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Velayutham Pillai Vs. Subbaroya Pillai and Three ors. - Court Judgment

LegalCrystal Citation
SubjectProperty
CourtChennai
Decided On
Judge
Reported inAIR1916Mad139; (1916)ILR39Mad879
AppellantVelayutham Pillai
RespondentSubbaroya Pillai and Three ors.
Cases ReferredPonnuswamy Iyer v. Permaye
Excerpt:
adverse possession - co-owners--notice of hostile claim, if necessary--possession, hostile at commencement--subsequent accrual of title as co-owner--possession continued, not hostile--(indian) limitation act (ix of 1908), schedule ii, articles, 134 and 144. - - we think the third defendant on the death of the widow must be deemed to have held the property on behalf of the plaintiff as well......it is incumbeat on the parson alleging that the title set up against him is barred by twelve years' adverse possession, to show, not only that his possession has lasted for twelve years, but that it has all the time bean in open conflict with the title on which the plaintiff relies. the result is, as above indicated, if there has been no ouster or 'open and notorious act of taking possession,' then the person relying on his possession to defeat title, must show that it was of such a nature, and involved the exercise of rights so irreconcilable with those claimable by the plaintiff, as to give the plaintiff occasion to dispute that possession (or, in other words, that it was such as to give a cause of action or right to sue for possession) throughout the twelve years next preceding.....
Judgment:

Seshagiri Ayyar, J.

1. The properties in suit belonged to one Cholla Pillai. He sold the properties to one Palamalai and obtained an agreement to reconvey the properties. After the death of Chella Pillai, the plaintiff as one of the reversioners sued his widow and the purchaser Palamalai in 1885 for a declaration that the property was only subject to a mortgage and that the alleged sale did not pass an absoulte interest to the purchaser. The decree in that suit was that the plaintiff was entitled to redeem the properties after the death of the widow in case she did not redeem the properties herself. After this decree, Palamalai sold the properties in 1893 to the father of the third defendant and put him in possession. The widow died in 1900. On her death, the heirs of her husband were the plaintiff and the third defendant. Plaintiff instituted this suit for redemption. The third defendant pleaded among other things that as he and his father were in possession since 1893 under a sale from a mortgagee they had perfected their title by prescription against the plaintiff at the date of the suit. Article 134 of the Limitation Act was relied on. The District Munsif dismissed the suit on the ground that the legal representative of the original mortgagee was not impleaded. On appeal, the Subordinate Judge differed from the lower Court on this question and decreed the claim, holding that the suit was not barred by limitation. In Second Appeal, we called for a finding whether the father of the third defendant had knowledge of the decree obtained by the plaintiff in 1885. The finding is in the negative.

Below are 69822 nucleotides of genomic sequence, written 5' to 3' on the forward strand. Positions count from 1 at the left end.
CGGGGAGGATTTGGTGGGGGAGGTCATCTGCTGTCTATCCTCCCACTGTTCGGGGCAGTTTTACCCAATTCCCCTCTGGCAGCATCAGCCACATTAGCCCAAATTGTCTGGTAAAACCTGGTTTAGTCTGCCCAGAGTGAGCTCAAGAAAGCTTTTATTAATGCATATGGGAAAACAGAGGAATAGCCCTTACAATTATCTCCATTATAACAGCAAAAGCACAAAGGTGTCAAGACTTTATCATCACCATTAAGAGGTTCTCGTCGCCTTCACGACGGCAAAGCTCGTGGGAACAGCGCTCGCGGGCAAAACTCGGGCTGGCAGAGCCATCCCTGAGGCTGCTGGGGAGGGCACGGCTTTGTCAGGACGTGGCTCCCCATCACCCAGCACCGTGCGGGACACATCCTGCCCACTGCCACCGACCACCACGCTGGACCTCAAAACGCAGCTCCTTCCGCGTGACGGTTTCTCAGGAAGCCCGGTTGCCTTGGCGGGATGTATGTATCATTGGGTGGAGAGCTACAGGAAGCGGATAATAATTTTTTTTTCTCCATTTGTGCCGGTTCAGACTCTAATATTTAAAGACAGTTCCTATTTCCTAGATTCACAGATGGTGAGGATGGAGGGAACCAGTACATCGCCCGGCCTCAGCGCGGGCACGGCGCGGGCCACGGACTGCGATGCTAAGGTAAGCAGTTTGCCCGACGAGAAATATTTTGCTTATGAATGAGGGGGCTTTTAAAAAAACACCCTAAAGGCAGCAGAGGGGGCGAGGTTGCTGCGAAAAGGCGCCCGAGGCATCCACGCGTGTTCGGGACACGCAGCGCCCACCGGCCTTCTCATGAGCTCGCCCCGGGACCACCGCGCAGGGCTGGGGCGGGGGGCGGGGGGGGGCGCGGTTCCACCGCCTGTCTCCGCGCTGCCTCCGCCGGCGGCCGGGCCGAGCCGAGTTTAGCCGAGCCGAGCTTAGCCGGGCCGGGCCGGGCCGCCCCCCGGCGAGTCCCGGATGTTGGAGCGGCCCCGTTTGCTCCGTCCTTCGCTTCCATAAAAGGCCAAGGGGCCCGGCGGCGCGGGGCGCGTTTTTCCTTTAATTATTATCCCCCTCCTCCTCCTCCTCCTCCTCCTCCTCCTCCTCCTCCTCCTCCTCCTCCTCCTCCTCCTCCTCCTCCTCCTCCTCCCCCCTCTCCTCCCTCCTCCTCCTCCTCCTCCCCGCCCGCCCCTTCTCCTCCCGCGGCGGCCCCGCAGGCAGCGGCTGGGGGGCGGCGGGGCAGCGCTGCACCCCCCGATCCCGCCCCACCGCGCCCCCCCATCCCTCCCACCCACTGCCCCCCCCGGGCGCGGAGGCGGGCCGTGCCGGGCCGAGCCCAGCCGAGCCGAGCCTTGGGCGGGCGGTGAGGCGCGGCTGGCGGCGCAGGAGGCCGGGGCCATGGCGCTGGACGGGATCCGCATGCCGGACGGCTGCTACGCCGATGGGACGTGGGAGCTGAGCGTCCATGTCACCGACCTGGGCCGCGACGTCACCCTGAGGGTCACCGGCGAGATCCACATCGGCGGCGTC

2. We agree with the conclusion of the lower Appellate Court. It is true that the possession taken by the father of the third defendant, could have been perfected under Article 134, as the property was sold to him by a mortgagee. But before twelve years were over, a new right accrued to the third defendant. He became the heir to the property with the plaintiff in 1900. The plaintiff, is entitled to say that when succession opened to him, a co-parcener of his was in possession and that that possession was not adverse to him unless and until he was excluded notoriously. If the third defendant wanted to rely upon his right as a purchaser from the mortgagee, he should have put that forward to the knowledge of the plaintiff. There are not many authorities bearing on the question.

3. In Tarubai v. Venkata Rao I.L.R. (1903) 27 Bom. 43, Batty, J., says: 'In the second, when there has been no such ouster as to give notice of the adverse nature of the possession, it is incumbeat on the parson alleging that the title set up against him is barred by twelve years' adverse possession, to show, not only that his possession has lasted for twelve years, but that it has all the time bean in open conflict with the title on which the plaintiff relies. The result is, as above indicated, if there has been no ouster or 'open and notorious act of taking possession,' then the person relying on his possession to defeat title, must show that it was of such a nature, and involved the exercise of rights so irreconcilable with those claimable by the plaintiff, as to give the plaintiff occasion to dispute that possession (or, in other words, that it was such as to give a cause of action or right to sue for possession) throughout the twelve years next preceding the suit.' The language of Article 144 which speaks of possession 'becoming adverse' supports this view. Reference may also be made to Asansab Ravuthan v. Vamana Rau I.L.R. (1878) Mad. 223 and Moidin v. Oothumanganni I.L.R. (1888) Mad. 416. The decision in Ponnuswamy Iyer v. Permaye (1914) 16 M.L.T. 530 is in favour of this position. There is no doubt that possession held by one of the co-owners will not be adverse to the others until they have notice of the hostile claim. The difficulty in this case arises from the fact that possession was hostile when it commenced. We have not been referred be any authority which shows that such a possession continues to be hostile notwithstanding the accrual of a peaceful title before the completion of the adverse possession, Possession should be prima facie attributed to a lawful title; we think the third defendant on the death of the widow must be deemed to have held the property on behalf of the plaintiff as well.


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